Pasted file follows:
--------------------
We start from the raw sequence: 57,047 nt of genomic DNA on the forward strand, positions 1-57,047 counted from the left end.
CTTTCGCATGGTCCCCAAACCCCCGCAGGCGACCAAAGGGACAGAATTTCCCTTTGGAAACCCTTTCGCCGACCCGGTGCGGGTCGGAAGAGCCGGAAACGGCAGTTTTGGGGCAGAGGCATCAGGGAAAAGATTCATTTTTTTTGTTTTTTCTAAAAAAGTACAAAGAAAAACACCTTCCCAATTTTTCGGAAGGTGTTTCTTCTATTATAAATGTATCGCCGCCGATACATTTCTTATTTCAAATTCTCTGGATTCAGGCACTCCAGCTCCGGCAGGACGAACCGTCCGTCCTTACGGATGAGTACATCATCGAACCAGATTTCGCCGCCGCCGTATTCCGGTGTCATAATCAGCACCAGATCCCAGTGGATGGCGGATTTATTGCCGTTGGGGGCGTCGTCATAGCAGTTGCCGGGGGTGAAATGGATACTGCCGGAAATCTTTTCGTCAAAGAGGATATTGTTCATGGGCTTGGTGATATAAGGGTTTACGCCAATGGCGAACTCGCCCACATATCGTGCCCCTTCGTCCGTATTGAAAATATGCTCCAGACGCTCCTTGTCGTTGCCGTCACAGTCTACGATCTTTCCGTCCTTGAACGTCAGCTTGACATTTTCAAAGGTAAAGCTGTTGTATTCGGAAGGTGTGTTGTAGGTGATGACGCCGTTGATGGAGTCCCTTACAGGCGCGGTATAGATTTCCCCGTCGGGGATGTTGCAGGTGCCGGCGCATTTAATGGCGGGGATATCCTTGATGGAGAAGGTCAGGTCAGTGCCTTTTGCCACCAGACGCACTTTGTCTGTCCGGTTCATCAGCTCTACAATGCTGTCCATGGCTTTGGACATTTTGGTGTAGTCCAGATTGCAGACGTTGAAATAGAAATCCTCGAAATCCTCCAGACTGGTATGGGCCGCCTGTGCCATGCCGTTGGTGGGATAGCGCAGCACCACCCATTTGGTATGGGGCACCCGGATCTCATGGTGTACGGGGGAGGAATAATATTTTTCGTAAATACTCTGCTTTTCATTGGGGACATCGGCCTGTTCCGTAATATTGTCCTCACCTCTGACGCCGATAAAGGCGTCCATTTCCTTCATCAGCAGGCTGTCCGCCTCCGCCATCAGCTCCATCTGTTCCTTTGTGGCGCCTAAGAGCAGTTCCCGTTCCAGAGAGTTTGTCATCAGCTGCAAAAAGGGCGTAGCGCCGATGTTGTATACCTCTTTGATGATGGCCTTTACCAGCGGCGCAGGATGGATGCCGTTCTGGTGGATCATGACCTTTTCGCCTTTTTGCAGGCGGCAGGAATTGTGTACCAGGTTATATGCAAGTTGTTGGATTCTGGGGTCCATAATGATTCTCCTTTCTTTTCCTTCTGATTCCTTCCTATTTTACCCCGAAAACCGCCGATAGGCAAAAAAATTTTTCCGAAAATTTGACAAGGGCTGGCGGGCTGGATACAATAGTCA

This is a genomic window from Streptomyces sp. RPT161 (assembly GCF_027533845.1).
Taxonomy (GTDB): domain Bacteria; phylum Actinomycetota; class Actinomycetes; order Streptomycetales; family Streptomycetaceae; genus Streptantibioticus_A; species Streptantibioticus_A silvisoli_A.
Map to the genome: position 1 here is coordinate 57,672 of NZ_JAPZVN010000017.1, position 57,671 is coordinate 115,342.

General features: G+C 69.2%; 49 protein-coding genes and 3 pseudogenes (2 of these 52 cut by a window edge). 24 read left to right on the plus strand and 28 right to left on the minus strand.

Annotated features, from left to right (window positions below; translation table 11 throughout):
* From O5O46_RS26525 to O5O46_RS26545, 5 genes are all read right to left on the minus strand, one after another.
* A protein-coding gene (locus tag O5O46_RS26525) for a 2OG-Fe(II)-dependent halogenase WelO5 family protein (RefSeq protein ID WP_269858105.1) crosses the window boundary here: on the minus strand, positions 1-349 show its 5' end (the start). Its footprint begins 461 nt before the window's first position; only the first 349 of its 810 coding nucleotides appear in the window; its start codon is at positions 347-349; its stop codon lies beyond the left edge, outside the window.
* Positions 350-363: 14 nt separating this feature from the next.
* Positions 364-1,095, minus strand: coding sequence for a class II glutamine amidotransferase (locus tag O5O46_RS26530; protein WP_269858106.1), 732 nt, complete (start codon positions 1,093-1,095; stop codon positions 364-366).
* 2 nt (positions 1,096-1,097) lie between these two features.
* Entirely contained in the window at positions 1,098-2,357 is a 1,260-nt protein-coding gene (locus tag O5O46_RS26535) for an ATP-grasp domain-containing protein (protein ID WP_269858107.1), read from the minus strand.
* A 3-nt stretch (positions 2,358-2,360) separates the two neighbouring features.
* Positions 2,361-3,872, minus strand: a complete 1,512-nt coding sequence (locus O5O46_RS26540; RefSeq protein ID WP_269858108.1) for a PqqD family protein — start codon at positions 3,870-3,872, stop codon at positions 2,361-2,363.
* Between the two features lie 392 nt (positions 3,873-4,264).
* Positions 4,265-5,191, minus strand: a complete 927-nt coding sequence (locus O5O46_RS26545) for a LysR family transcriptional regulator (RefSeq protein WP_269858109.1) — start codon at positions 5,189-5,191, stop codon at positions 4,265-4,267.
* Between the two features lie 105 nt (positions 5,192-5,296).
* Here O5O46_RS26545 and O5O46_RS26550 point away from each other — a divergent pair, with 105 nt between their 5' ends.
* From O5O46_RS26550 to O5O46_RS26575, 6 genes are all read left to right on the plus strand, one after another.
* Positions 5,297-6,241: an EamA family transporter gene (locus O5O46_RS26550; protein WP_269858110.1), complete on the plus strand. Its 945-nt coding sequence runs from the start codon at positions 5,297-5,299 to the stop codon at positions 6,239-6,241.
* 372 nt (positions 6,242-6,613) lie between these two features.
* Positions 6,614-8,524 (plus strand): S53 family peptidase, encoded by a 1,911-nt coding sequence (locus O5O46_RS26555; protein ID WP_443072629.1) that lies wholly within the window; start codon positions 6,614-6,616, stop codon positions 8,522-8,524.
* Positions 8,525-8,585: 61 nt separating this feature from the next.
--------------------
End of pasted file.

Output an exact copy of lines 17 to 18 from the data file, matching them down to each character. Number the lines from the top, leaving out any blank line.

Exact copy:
* Positions 4,265-5,191, minus strand: a complete 927-nt coding sequence (locus O5O46_RS26545) for a LysR family transcriptional regulator (RefSeq protein WP_269858109.1) — start codon at positions 5,189-5,191, stop codon at positions 4,265-4,267.
* Between the two features lie 105 nt (positions 5,192-5,296).